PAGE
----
Larry Tesler, Inventor Of ‘cut-copy-paste’ On Computers Dies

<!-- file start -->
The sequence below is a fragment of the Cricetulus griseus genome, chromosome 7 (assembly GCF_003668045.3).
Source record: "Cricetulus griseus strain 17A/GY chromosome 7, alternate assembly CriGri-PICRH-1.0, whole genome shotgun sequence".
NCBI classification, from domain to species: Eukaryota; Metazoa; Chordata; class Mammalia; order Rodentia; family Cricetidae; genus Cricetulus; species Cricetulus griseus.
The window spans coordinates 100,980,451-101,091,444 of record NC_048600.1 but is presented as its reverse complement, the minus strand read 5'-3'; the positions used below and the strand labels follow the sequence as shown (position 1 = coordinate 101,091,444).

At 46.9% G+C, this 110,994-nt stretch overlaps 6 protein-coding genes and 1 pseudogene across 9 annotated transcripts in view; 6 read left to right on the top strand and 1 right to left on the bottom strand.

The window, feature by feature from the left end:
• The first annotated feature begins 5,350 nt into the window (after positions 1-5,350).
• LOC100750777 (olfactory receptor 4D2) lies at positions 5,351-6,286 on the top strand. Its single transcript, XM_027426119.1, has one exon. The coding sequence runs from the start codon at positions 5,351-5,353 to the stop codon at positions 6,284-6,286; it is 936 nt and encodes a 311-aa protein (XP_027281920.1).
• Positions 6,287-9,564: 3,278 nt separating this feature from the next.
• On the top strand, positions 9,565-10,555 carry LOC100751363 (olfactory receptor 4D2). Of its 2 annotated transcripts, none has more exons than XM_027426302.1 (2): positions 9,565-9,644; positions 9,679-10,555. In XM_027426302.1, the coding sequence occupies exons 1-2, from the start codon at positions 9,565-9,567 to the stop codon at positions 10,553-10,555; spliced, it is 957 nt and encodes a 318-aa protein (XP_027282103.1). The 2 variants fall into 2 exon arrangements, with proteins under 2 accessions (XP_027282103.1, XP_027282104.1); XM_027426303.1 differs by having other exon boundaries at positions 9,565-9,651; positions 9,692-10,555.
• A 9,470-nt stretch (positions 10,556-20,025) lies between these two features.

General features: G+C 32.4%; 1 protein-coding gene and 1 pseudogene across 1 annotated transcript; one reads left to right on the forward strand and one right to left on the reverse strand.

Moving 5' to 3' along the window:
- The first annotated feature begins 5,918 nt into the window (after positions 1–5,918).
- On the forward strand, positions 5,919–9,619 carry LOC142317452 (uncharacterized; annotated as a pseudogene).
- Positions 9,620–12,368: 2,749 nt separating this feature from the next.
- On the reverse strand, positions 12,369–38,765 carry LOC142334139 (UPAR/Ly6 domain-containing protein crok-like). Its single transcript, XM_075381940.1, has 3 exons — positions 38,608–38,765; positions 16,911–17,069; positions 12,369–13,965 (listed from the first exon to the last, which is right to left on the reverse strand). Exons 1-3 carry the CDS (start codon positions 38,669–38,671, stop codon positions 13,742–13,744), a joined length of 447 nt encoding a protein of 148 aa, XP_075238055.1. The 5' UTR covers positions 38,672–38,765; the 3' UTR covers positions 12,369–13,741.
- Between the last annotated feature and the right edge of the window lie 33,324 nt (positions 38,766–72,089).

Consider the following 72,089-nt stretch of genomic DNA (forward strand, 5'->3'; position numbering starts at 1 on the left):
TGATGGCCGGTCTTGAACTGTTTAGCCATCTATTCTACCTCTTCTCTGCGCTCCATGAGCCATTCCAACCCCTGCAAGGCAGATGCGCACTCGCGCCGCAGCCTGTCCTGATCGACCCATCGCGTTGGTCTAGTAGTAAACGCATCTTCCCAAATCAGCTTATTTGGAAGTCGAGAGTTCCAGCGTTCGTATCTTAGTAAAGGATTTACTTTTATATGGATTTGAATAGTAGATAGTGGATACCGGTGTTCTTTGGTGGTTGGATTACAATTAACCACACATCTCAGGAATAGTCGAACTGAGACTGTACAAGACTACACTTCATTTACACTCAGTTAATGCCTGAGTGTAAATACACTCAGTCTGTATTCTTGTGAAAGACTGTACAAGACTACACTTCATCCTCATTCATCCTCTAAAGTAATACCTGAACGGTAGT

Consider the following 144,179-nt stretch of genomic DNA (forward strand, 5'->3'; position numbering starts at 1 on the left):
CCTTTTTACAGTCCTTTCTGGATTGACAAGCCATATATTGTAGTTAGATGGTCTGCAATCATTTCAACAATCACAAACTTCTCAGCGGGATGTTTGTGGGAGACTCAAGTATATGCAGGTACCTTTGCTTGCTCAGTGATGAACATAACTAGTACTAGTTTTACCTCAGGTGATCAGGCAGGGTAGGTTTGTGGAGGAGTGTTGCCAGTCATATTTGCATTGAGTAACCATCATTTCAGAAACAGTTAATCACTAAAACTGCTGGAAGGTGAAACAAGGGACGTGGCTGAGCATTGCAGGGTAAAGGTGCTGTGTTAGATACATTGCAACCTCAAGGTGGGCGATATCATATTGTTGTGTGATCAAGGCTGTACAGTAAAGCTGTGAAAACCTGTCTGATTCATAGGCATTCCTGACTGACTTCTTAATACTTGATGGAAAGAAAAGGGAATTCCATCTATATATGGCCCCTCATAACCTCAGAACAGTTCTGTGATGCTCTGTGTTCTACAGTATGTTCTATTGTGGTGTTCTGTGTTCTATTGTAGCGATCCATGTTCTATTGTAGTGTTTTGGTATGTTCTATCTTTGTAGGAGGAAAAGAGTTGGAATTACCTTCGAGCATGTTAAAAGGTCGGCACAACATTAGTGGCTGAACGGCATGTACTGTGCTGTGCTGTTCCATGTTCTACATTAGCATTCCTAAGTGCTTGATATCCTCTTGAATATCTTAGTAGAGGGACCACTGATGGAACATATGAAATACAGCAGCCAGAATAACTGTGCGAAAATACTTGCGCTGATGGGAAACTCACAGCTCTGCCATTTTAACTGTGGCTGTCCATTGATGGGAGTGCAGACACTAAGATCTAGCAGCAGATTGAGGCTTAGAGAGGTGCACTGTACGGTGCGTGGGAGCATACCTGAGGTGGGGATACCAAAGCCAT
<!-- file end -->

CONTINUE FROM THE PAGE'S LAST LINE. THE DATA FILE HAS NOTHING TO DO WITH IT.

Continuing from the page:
His name was Lawrence Tesler and he has made all our lives MUCH easier (although sometimes we don’t even want to confess it). He was the inventor of two of the most useful computer commands, the well-known “cut / copy and paste” and “search and replace.” This computer engineer, born in New York (USA), died last Monday at the age of 74. His loss, known last night, has shaken Silicon Valley, the technological heart of the planet, since the company communicated Xerox, the world’s largest supplier of toner photocopiers, for which he worked for much of his career. “The inventor of cutting / copying & pasting, searching & replacing and much more was Xerox’s former investigator, Larry Tesler,” he said on Twitter. It has only transpired that he died three days ago, although there are no details about his disappearance. They have simply said on Twitter that “your workday is easier thanks to their revolutionary ideas.” The inventor of cut / copy & paste, find & replace, and more was former Xerox researcher Larry Tesler. Your workday is easier thanks to his revolutionary ideas. Larry passed away Monday, so please join us in celebrating him. Photo credit: Yahoo CC-By-2.0– Xerox (@Xerox) February 19, 2020 Graduated from Stanford University in Silicon Valley (California), Larry Tesler – which is how he was known – chose to specialize in human-computer interactions. In his curriculum appear positions in important companies such as Amazon, Apple, Yahoo and the Xerox research center in Palo Alto. In 1973 he started working at Xerox PARC, where the first graphical mouse interface was developed. There he created a word processor called Gypsy next to the Tom Mott computer, which was nothing from the other world, but included the great novelty that allowed copy / cut and paste fragments of text previously selected by the user. Pure gold. For his invention par excellence, the “copy and paste”, was inspired by a technique prior to the digital era, when pieces of printed sentences were cut and glued elsewhere with adhesive tape. More analog, impossible. The idea was to apply that to text editors without the user having to go through complicated processes. The simpler, the better, that was his way of seeing things. The famous command came true when Apple installed them on Lisa’s computer in 1983. Macintosh adopted it the following year. In the technology giant of the bitten apple he was working 17 years and his tasks were focused on making user decisions more practical when transmitted to the computer.Tesler was integrated into Apple in 1980 after the company’s cofounder, Steve Jobs, I was going to sign Xerox. In the company of the apple he worked for 17 years, and there he became the chief scientist of the house. Today we also bid farewell to computing visionary Larry Tesler. Tesler created the idea of ​​“cut, copy, & paste” and combined computer science training with a counterculture vision that computers should be for everyone. Watch Tesler’s CHM demo– Computer History Museum (@ComputerHistory) February 20, 2020 The Museum of Computer History has lamented the loss of Tesler and have claimed that it is a person who “combined his experience in computer science with a counterculture that computers should be for everyone.” Esther Dyson of EDventure Holdings looks over the shoulder of Larry Tesler of Apple Computer while he uses an almost prehistoric tablet in Tucson at a 1992 event. (Photo: Ann E. Yow-Dyson via Getty Images) MoreRead David Stern David Stern, ex-commissioner of the NBA, died on Wednesday, January 1 at age 77 as a result of a brain hemorrhage suffered on December 12. The details and the causes of the artist’s premature death were not officially disclosed. More Felipe Antonio Díaz Zamora The Attorney General of the State of Baja California confirmed on January 8 that Spanish chef Felipe Antonio Díaz Zamora had been killed in Tijuana (Mexico). 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